I received two letters today, the kind with stamps on the front and everything; real mail delivered to my house by our mailman Butch who has hot legs and who wore shorts even on the coldest winter days because he made a bet with another mailman over who would chicken out first and put on pants.
Anyway, not only did I get letters, but the senders sent pictures, too! Not links to Kodak or Snapfish or attached in an email, but real hold-‘em-in-my-hands pictures.
The first letter was from my mom. She sent photos of their rearranged living room. Since they live so far away, it’s important to me that I visualize where Mom watches her soaps and where Dad naps before going to bed. Like Archie and Edith Bunker, they have their own chairs – identical La-Z-Boys that you wouldn’t be able to tell apart except for the popcorn hidden in the cloth folds between the foot and arm rests. That would be my dad’s chair.
No one’s in the photos, but the furniture is like looking at family (not that my family physically resembles ready-to-assemble entertainment centers). Even though most of their furniture is new since I lived with them, it still has that Mom and Dad feel and I like seeing it from time to time. Sitting on end tables and the TV stand are photos of the grandkids and greatgrandkid, a few trinkets and knick knacks that Mom hasn’t passed on to the rest of us, and some candles and other familiar reminders of home. On the walls they’ve hung the scary drawing of Jesus my sister Emily sketched in high school, the painting of a crane my brother made in high school, another painting of my grandmother’s childhood home in Norway, and two handmade Norwegian tapestries.
When my parents moved out of the big house and downsized, they kept the things that mattered to them the most and sold or gave away the rest. I love the little surprises I find in their townhome when I visit, those things they chose to keep. Nothing is wasting space. Everything there has a purpose or meaning.
I can’t wait to see their new arrangement for myself when I visit them in August. For now, the photos will sustain me.
The second letter with photographs was from my friend, Pam (happy birthday!). Pam is my age, albeit two months and seven days older, and has a 25-year-old (same as me), a 23-year-old (same as me) and a grandbaby (same as me). However, Pam also has a 5-year-old son named Jack, who was a BIG surprise for her and her husband back in 2002.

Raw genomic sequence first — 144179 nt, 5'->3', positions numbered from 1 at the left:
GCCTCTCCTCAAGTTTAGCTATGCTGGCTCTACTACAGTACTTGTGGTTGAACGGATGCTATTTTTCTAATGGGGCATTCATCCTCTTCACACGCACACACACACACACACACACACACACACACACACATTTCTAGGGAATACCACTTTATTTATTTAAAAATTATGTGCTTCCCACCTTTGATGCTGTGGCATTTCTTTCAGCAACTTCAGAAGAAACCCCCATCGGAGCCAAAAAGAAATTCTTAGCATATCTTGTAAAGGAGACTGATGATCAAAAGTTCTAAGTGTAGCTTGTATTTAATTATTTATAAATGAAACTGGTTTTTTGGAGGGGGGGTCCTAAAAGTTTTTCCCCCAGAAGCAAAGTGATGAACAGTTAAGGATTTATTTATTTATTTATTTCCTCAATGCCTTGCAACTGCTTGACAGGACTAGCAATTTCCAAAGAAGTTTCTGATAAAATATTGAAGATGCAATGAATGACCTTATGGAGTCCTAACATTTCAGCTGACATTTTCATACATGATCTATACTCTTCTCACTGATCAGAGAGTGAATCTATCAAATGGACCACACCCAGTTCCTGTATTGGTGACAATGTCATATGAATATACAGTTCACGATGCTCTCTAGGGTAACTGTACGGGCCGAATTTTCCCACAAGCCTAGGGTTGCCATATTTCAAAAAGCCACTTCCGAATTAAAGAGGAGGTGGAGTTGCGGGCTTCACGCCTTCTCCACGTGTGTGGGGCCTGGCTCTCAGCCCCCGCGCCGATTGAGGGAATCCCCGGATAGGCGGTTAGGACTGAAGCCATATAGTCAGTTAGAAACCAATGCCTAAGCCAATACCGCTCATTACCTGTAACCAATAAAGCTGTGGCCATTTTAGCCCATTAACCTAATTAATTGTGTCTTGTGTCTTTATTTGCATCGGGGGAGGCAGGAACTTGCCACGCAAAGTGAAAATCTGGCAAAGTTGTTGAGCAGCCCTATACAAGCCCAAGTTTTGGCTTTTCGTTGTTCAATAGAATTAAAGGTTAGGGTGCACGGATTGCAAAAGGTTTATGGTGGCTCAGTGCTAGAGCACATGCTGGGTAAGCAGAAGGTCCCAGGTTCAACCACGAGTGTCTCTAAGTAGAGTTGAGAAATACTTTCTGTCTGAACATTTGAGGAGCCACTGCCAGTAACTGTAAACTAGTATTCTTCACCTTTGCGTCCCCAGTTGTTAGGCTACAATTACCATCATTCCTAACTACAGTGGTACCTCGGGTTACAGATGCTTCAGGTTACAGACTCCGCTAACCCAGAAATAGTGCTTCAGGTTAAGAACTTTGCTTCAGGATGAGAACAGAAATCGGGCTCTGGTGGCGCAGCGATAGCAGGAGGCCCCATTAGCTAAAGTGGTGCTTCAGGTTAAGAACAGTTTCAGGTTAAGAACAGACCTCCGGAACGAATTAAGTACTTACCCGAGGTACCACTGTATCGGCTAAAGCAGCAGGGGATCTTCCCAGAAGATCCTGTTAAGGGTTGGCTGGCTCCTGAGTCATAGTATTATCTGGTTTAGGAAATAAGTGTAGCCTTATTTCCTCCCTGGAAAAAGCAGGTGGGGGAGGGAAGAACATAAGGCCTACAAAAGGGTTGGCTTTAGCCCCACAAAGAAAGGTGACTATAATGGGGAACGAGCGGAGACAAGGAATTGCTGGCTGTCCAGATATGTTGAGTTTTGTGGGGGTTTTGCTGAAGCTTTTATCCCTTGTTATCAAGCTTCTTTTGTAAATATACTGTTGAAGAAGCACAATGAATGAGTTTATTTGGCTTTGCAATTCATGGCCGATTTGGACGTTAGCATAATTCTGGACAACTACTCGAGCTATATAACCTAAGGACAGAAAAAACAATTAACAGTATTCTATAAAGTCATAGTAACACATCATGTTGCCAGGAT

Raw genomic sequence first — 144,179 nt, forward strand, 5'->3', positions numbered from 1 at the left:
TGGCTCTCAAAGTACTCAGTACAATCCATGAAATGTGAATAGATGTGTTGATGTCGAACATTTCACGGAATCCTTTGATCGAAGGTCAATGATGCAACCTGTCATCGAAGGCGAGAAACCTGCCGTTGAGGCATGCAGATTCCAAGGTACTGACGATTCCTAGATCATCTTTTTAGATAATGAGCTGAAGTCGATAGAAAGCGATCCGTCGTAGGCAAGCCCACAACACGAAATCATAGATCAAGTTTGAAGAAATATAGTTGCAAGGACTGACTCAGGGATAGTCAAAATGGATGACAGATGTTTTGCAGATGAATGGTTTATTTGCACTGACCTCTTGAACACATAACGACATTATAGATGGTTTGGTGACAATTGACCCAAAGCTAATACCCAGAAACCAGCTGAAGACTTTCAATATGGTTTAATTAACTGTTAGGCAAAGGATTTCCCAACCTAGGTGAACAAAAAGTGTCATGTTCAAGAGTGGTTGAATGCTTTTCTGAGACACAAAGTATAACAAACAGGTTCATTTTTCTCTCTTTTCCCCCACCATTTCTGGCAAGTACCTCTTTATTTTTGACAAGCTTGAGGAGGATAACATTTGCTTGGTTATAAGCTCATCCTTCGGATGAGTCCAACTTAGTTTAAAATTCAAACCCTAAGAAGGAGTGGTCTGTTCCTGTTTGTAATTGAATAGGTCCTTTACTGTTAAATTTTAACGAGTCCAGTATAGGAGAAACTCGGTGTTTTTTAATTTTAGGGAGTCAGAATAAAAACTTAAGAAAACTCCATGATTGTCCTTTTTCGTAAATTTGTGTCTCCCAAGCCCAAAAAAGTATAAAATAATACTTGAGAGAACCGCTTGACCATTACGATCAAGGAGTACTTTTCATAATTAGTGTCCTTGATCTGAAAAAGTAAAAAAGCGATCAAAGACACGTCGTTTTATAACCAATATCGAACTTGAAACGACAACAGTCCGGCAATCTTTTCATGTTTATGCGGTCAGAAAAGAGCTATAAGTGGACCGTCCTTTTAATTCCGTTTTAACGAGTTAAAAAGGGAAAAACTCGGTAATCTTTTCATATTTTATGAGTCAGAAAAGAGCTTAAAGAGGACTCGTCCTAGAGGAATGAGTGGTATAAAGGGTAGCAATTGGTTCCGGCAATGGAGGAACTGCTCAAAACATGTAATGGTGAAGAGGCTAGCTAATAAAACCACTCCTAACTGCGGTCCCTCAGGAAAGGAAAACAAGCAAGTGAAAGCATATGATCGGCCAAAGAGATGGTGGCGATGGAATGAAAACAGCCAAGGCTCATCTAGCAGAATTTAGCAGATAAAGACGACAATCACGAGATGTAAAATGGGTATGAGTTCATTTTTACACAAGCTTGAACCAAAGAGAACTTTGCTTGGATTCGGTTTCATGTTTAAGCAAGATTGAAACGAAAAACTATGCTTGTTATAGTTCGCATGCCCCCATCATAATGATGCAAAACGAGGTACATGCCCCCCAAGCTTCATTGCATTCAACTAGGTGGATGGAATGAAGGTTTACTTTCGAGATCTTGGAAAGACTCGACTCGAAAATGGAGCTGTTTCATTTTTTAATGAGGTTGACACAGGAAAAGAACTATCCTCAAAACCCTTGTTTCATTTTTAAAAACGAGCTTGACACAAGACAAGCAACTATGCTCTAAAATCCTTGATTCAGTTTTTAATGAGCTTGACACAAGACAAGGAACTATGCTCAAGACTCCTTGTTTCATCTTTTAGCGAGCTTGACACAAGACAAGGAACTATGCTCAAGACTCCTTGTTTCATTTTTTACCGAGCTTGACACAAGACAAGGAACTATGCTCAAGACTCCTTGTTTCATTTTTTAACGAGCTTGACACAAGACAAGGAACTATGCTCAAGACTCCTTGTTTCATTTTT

Jack is the most articulate child I know. He’s like a 5-year-old Woody Allen with a little naiveté. Pam recently found a lump on Jack’s neck. Thinking it was leukemia and scared out of her mind, he assured her, “Mom, I’m going to be fine.” (Jack is fine. It was a reaction to a bug bite.) When I saw them last summer, we went out for lunch. We sat inside the restaurant, but on the patio were two women and a baby in a car seat. Jack politely asked our server if she would bring him the baby. “I have a baby nephew,” he explained. “I just want to see what that baby out there looks like.” He also asked me, when I got up to go to the bathroom, “Do you have to poop, Lynn?” He has a million more one-liners. I told Pam she should publish a book called “Jackisms.”
Like my parents, I can’t wait to see that kid in August.
Pam sent me photos of Jack and her grandbaby Robert. Robert’s life is so enriched because Jack is in it. Jack was a surprise, yes, but the best surprise I can imagine. I won’t, however, be enriching my own grandbaby’s life with a new aunt or uncle. I love Claire, but as Meatloaf sang, “I won’t do that.”
Unrelated to real photos or mail, there’s a photo I’ve been wanting to share with you all but I never remember to post it until those 3 a.m. nights when I can’t sleep.
When I was in California, my sister drove Carlene and me past “The Brady Bunch” house. The show wasn’t filmed there, but it’s the house they used for pans of what they wanted us to believe was the actual house. I’m such a back-end baby boomer and I reacted like that house was a celebrity. I was like a 10-year-old taking photos of the place, thinking my nasty little pre-teen thoughts about Peter yet knowing I was Jan and never Marcia. A woman was bent over and weeding the front garden and I wanted to yell out, “Are you Alice?” But I didn’t. I just took my photo and got back in the car.
This was a good day. Letters, photos, “The Brady Bunch”…just like the days of *gulp* old.